Screen Rant’s Kofi Outlaw reviews The American
The American is a title that should probably be taken with as sense of total irony, because George Clooney serving as leading man is probably the only “American” thing about this film. The director (Anton Corbijn) is from The Netherlands, the writers of both the source novel and screenplay based off of it (Martin Booth and Rowan Joffe respectively) both hail from the UK, and most of the co-stars sharing the screen with Clooney are also from across the pond, as they say.
Those going into The American expecting another Clooney action/thriller are going to walk away disappointed – those who are patient and can appreciate the aesthetic sensibilities of European cinema over the kinetic sensibilities of American cinema are going to be just fine.
Clooney plays the requisite assassin character – we never know his name for sure (Jack or Edward), he’s paranoid, highly skilled at killing, lonely and tortured. As the film opens, Edward (the name used more often in the film) is seemingly trying to settle down and adopt the life of an average man, which of course translates into finding someone (the lovely Irina Björklund) to share his life with. But of course love is never a good idea when you are in the assassin business – as Edward is reminded the hard way.
With enemies close on his tail, Edward contacts his handler, Pavel (Johan Leysen) and is relocated to a remote town in Italy to await further instructions. In the town of Castel del Monte, Edward tries to remain invisible, but ultimately attracts the attention of the local priest, Father Benedetto (Paolo Bonacelli) and Clara (Violante Placido), a local prostitute who Edward bonds with. Both Father and Benedetto and Clara recognize Edward as a tortured sinner in need of saving, be it via God or love, which may inevitably be one and the same (as the movie suggests).
However, even as Edward finds comfort in his new surroundings, old habits are hard to kill. He accepts a job to fashion a high-powered custom-made sniper rifle (gun-making is Edward’s specialty) for a lovely female assassin (Thekla Reuten), who is every bit the hardened professional that Edward… used to be.
From then on the story should be familiar: worlds collide and bullets fly, as the weary assassin tries to find love and redemption.
The American is not a fast-paced film, nor are there many instances of tension or suspense. The best words to describe the film would be “brooding” or “meditative,” though the subject matter being brooded and/or meditated upon is by now so conventional (even cliched) that there’s really not that much food for thought. Director Anton Corbijn’s real strength is in visual aesthetic, and The American certain plays to that strength. There are so many shots in this film that would be perfect for Italian tourism ads, and even more shots that would serve as great pieces of still image art. Corbijn frames his shots with impressive spacial awareness, so that characters are transposed against twisting and spiraling old-world architecture in a way that would impress even the best professional photographers.
However, once you get over how pretty the film looks, you may find yourself anxious to see something happen – and this is where you will run into problems. The American is basically a collection of slow-paced and heavy-handed scenes, primarily featuring close shots of Clooney’s face going through the spectrum of subdued “tortured soul” expressions, or wide shots of his body, which he cut into lean-muscle perfection for this role. Whenever you think the film might suddenly shift into high-gear, it simply settles back into its languid pace and (literally) fades into the next scene. When action does happen, it’s over very quickly, presented very realistically and kept very understated without a hint of melodrama – some viewers won’t consider it “action” at all. All in all I’d say there is one genuinely shocking moment, and one truly suspenseful one – and those two moments occur at either end of the movie.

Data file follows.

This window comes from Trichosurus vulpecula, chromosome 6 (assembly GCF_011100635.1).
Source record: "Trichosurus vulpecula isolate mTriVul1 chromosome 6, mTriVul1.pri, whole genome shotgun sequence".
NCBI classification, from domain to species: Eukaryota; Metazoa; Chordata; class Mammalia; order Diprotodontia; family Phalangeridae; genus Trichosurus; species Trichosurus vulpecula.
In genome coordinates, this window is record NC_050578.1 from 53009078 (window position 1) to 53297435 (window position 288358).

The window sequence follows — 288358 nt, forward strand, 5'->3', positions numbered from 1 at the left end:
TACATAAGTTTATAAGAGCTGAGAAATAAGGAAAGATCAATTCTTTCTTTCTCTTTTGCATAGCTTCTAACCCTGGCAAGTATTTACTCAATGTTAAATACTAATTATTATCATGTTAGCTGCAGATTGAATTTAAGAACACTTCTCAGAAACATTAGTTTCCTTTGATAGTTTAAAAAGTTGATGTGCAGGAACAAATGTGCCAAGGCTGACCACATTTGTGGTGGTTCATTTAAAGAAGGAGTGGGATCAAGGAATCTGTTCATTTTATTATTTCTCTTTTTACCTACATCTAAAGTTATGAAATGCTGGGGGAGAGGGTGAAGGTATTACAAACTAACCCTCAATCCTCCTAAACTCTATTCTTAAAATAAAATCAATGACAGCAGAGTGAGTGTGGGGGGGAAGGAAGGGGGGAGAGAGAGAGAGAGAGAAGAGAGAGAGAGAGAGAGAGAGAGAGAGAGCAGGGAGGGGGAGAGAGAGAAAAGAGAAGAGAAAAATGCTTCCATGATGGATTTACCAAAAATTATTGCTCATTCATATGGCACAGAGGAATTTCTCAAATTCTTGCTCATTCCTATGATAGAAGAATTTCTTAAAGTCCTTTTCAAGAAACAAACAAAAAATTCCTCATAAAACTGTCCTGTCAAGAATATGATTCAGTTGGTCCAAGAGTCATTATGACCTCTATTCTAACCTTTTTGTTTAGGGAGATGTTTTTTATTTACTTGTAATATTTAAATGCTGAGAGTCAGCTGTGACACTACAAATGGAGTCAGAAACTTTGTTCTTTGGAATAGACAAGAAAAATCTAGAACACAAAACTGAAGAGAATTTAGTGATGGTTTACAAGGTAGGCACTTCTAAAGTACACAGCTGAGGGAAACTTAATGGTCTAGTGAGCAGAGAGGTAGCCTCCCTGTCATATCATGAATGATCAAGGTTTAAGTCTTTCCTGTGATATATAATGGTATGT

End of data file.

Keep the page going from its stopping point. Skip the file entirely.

Along with pretty scenery, there are some pretty and talented foreign actresses on hand to keep (at least us guys) engaged. Violante Placido is very charming as Clara, a spirited prostitute with a heart of gold – though the amount of gorgeous skin she shows off throughout the film does make it fairly hard to hate her. Thekla Reuten (who also played a sexy assassin in a famous episode of Lost) is equally captivating as a woman who might tear Edward’s clothes or his head off at any given moment. When the ladies aren’t on the screen, the scenes in which Clooney confers with Paolo Bonacelli’s priest character attempt to be insightful and interesting, meditating on themes like morality, sin and love – but again, we’ve seen this kind of stuff in so many other hitman movies. It doesn’t detract from the film, but it doesn’t really enhance it either – like Clooney’s character, we the audience are trapped in a sort of limbo.
In the end, The American is a film you should only see in theaters if you have a distinct love of the more artistic sensibilities of cinema (which I do, hence the three stars). If you’re hoping for something to get your blood pumping, you may be in for a long nap instead.
Check out the trailer for the film to help you decide:
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